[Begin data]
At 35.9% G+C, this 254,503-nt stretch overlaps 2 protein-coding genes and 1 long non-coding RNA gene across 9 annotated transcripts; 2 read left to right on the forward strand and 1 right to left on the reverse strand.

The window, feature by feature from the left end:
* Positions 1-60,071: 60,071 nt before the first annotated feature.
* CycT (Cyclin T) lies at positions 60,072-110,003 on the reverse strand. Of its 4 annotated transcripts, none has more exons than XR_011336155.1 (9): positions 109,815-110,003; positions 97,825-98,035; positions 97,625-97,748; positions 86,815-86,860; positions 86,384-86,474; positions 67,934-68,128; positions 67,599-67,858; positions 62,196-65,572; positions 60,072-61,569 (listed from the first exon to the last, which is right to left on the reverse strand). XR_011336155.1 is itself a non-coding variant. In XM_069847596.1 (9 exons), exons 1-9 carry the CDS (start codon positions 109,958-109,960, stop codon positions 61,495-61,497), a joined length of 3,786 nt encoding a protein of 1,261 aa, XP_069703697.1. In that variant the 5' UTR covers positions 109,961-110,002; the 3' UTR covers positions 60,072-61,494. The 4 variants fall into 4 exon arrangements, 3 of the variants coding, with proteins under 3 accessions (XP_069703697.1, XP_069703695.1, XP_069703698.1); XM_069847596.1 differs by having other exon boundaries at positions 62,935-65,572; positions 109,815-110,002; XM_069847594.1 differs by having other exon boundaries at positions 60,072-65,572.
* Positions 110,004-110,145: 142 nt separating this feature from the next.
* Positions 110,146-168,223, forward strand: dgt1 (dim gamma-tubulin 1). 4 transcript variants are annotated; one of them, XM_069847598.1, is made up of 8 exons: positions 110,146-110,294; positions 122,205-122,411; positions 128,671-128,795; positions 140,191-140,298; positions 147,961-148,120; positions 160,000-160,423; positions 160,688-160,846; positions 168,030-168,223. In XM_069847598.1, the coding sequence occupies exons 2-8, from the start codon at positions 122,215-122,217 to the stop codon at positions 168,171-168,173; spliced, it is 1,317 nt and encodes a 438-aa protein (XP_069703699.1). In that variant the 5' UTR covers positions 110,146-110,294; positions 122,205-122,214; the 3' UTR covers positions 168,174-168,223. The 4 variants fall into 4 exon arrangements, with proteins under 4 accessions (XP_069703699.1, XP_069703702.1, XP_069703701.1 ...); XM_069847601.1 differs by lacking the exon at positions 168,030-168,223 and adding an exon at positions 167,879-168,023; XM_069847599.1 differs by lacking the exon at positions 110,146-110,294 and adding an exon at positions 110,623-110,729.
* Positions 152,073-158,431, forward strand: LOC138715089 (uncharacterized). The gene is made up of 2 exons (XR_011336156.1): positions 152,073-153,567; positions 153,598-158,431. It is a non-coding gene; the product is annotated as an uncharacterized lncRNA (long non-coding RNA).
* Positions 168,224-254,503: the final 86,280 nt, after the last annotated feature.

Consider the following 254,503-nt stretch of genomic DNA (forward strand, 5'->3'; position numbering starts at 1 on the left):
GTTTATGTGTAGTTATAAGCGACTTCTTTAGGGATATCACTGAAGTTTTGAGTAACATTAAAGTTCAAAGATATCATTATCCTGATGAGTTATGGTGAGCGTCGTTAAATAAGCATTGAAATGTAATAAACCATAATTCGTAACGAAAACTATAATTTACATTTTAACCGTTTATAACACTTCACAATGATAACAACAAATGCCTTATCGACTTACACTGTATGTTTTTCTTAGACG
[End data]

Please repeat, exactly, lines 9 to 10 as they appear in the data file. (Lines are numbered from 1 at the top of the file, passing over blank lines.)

Consider the following 254,503-nt stretch of genomic DNA (forward strand, 5'->3'; position numbering starts at 1 on the left):
GTTTATGTGTAGTTATAAGCGACTTCTTTAGGGATATCACTGAAGTTTTGAGTAACATTAAAGTTCAAAGATATCATTATCCTGATGAGTTATGGTGAGCGTCGTTAAATAAGCATTGAAATGTAATAAACCATAATTCGTAACGAAAACTATAATTTACATTTTAACCGTTTATAACACTTCACAATGATAACAACAAATGCCTTATCGACTTACACTGTATGTTTTTCTTAGACG